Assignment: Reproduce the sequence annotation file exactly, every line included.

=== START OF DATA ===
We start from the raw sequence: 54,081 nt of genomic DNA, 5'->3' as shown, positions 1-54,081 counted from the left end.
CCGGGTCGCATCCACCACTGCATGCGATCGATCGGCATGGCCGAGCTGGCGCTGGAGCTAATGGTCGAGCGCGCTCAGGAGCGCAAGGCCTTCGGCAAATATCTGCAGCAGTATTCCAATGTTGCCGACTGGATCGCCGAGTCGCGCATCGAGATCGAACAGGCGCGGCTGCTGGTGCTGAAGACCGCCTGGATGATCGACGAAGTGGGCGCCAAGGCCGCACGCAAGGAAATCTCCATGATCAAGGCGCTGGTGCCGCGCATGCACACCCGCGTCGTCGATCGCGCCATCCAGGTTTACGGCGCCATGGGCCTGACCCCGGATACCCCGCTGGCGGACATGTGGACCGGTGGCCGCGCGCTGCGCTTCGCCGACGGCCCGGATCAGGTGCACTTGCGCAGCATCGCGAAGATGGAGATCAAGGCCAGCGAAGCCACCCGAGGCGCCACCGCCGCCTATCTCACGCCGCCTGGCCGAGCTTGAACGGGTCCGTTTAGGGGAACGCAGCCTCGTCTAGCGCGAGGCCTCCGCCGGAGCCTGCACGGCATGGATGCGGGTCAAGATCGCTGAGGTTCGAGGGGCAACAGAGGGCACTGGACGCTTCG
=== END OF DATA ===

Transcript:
We start from the raw sequence: 54,081 nt of genomic DNA, 5'->3' as shown, positions 1-54,081 counted from the left end.
CCGGGTCGCATCCACCACTGCATGCGATCGATCGGCATGGCCGAGCTGGCGCTGGAGCTAATGGTCGAGCGCGCTCAGGAGCGCAAGGCCTTCGGCAAATATCTGCAGCAGTATTCCAATGTTGCCGACTGGATCGCCGAGTCGCGCATCGAGATCGAACAGGCGCGGCTGCTGGTGCTGAAGACCGCCTGGATGATCGACGAAGTGGGCGCCAAGGCCGCACGCAAGGAAATCTCCATGATCAAGGCGCTGGTGCCGCGCATGCACACCCGCGTCGTCGATCGCGCCATCCAGGTTTACGGCGCCATGGGCCTGACCCCGGATACCCCGCTGGCGGACATGTGGACCGGTGGCCGCGCGCTGCGCTTCGCCGACGGCCCGGATCAGGTGCACTTGCGCAGCATCGCGAAGATGGAGATCAAGGCCAGCGAAGCCACCCGAGGCGCCACCGCCGCCTATCTCACGCCGCCTGGCCGAGCTTGAACGGGTCCGTTTAGGGGAACGCAGCCTCGTCTAGCGCGAGGCCTCCGCCGGAGCCTGCACGGCATGGATGCGGGTCAAGATCGCTGAGGTTCGAGGGGCAACAGAGGGCACTGGACGCTTCG